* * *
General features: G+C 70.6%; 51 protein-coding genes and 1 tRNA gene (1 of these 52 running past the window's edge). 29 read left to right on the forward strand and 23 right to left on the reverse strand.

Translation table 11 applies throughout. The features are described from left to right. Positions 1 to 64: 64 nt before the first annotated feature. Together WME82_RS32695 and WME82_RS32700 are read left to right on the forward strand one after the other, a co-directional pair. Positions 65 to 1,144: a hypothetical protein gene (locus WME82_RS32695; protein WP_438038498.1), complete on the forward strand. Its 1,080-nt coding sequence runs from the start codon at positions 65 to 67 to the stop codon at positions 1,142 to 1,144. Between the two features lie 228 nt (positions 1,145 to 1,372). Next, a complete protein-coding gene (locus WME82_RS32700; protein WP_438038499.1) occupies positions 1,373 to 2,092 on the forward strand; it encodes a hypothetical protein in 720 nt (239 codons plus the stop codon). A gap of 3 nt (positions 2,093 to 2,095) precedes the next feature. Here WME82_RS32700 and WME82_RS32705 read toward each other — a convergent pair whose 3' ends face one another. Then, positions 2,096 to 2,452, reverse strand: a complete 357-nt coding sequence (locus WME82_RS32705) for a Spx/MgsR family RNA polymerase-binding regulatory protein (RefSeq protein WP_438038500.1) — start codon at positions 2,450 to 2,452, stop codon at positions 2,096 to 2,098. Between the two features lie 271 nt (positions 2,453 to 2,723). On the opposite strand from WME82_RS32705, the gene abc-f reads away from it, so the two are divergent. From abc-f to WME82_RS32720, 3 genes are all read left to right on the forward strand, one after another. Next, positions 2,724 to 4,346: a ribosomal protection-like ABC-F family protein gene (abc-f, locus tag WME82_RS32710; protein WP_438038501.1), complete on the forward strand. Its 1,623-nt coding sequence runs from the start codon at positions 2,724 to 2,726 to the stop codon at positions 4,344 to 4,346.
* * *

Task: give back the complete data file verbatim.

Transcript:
General features: G+C 70.6%; 51 protein-coding genes and 1 tRNA gene (1 of these 52 running past the window's edge). 29 read left to right on the forward strand and 23 right to left on the reverse strand.

Translation table 11 applies throughout. The features are described from left to right. Positions 1 to 64: 64 nt before the first annotated feature. Together WME82_RS32695 and WME82_RS32700 are read left to right on the forward strand one after the other, a co-directional pair. Positions 65 to 1,144: a hypothetical protein gene (locus WME82_RS32695; protein WP_438038498.1), complete on the forward strand. Its 1,080-nt coding sequence runs from the start codon at positions 65 to 67 to the stop codon at positions 1,142 to 1,144. Between the two features lie 228 nt (positions 1,145 to 1,372). Next, a complete protein-coding gene (locus WME82_RS32700; protein WP_438038499.1) occupies positions 1,373 to 2,092 on the forward strand; it encodes a hypothetical protein in 720 nt (239 codons plus the stop codon). A gap of 3 nt (positions 2,093 to 2,095) precedes the next feature. Here WME82_RS32700 and WME82_RS32705 read toward each other — a convergent pair whose 3' ends face one another. Then, positions 2,096 to 2,452, reverse strand: a complete 357-nt coding sequence (locus WME82_RS32705) for a Spx/MgsR family RNA polymerase-binding regulatory protein (RefSeq protein WP_438038500.1) — start codon at positions 2,450 to 2,452, stop codon at positions 2,096 to 2,098. Between the two features lie 271 nt (positions 2,453 to 2,723). On the opposite strand from WME82_RS32705, the gene abc-f reads away from it, so the two are divergent. From abc-f to WME82_RS32720, 3 genes are all read left to right on the forward strand, one after another. Next, positions 2,724 to 4,346: a ribosomal protection-like ABC-F family protein gene (abc-f, locus tag WME82_RS32710; protein WP_438038501.1), complete on the forward strand. Its 1,623-nt coding sequence runs from the start codon at positions 2,724 to 2,726 to the stop codon at positions 4,344 to 4,346.